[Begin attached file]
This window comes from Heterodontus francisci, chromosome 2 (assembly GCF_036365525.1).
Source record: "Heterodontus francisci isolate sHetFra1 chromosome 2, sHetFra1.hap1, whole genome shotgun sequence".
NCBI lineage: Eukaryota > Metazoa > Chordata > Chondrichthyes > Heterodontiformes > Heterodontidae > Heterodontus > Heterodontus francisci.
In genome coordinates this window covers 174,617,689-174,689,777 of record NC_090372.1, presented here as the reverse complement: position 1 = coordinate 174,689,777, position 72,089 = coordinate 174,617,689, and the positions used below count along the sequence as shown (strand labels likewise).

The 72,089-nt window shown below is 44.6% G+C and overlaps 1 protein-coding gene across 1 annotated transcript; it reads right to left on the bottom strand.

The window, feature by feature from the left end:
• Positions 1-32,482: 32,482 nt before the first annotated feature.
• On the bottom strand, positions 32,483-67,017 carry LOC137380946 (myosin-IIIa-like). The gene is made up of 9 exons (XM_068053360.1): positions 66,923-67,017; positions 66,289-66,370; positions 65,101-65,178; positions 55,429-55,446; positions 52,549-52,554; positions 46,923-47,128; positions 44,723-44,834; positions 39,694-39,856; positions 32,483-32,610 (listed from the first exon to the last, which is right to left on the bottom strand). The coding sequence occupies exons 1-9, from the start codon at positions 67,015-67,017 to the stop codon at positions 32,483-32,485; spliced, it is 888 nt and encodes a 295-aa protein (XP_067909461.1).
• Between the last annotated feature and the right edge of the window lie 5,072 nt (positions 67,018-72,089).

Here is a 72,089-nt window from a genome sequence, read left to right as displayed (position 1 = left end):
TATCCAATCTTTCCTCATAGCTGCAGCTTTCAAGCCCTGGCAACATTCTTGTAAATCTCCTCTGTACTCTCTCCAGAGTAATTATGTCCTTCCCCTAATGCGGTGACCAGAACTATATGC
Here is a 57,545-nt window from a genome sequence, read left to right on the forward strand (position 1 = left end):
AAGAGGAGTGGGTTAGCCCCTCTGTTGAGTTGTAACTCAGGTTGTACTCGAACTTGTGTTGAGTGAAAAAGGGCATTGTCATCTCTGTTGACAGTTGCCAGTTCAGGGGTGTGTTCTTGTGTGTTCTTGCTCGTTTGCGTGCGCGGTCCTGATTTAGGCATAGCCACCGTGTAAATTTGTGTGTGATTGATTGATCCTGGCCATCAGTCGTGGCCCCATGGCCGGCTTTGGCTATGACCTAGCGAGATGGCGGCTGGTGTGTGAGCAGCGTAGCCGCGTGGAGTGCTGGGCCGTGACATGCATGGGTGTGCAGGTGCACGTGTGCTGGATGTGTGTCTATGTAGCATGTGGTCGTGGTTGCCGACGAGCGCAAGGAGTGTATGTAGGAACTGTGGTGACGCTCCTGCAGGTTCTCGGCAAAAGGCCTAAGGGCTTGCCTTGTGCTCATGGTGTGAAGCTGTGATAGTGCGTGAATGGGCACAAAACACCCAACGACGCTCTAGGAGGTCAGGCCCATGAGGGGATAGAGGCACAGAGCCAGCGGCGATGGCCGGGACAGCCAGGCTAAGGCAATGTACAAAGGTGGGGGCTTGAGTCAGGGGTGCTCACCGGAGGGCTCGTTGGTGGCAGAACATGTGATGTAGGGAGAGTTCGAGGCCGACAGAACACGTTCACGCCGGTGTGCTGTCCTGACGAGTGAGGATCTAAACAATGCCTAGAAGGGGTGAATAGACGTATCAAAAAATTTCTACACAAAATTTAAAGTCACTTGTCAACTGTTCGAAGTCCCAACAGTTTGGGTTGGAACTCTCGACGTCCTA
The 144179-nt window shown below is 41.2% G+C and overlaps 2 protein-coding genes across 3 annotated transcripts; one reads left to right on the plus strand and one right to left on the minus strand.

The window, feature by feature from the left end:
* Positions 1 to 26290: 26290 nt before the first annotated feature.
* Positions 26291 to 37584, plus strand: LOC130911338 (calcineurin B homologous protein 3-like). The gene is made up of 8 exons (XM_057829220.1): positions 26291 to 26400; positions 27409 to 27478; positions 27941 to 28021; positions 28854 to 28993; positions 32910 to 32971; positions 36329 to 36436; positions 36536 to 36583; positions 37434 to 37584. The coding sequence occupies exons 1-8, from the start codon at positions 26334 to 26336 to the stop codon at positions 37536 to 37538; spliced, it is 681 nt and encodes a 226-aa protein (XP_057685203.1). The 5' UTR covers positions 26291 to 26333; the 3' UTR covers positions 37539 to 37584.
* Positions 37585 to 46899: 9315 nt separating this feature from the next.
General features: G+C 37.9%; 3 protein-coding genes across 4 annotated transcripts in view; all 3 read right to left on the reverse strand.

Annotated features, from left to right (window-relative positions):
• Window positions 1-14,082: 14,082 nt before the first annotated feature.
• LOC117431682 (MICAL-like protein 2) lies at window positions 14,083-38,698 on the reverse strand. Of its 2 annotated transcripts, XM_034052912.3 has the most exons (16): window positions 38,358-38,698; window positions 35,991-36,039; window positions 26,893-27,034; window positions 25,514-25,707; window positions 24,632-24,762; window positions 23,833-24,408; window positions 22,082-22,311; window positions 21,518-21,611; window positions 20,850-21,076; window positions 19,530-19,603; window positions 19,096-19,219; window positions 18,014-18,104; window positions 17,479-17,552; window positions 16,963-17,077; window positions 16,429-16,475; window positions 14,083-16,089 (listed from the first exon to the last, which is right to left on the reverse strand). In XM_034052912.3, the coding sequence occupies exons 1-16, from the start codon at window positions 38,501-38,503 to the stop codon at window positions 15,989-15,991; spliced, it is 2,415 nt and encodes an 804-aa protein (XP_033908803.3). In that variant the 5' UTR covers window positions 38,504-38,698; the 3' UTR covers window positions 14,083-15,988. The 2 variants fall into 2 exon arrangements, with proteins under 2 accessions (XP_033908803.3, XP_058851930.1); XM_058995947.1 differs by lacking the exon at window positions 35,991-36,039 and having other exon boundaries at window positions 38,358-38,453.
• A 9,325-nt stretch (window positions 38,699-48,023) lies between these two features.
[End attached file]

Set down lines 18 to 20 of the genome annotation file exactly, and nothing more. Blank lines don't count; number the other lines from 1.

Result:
* Positions 37585 to 46899: 9315 nt separating this feature from the next.
General features: G+C 37.9%; 3 protein-coding genes across 4 annotated transcripts in view; all 3 read right to left on the reverse strand.

Annotated features, from left to right (window-relative positions):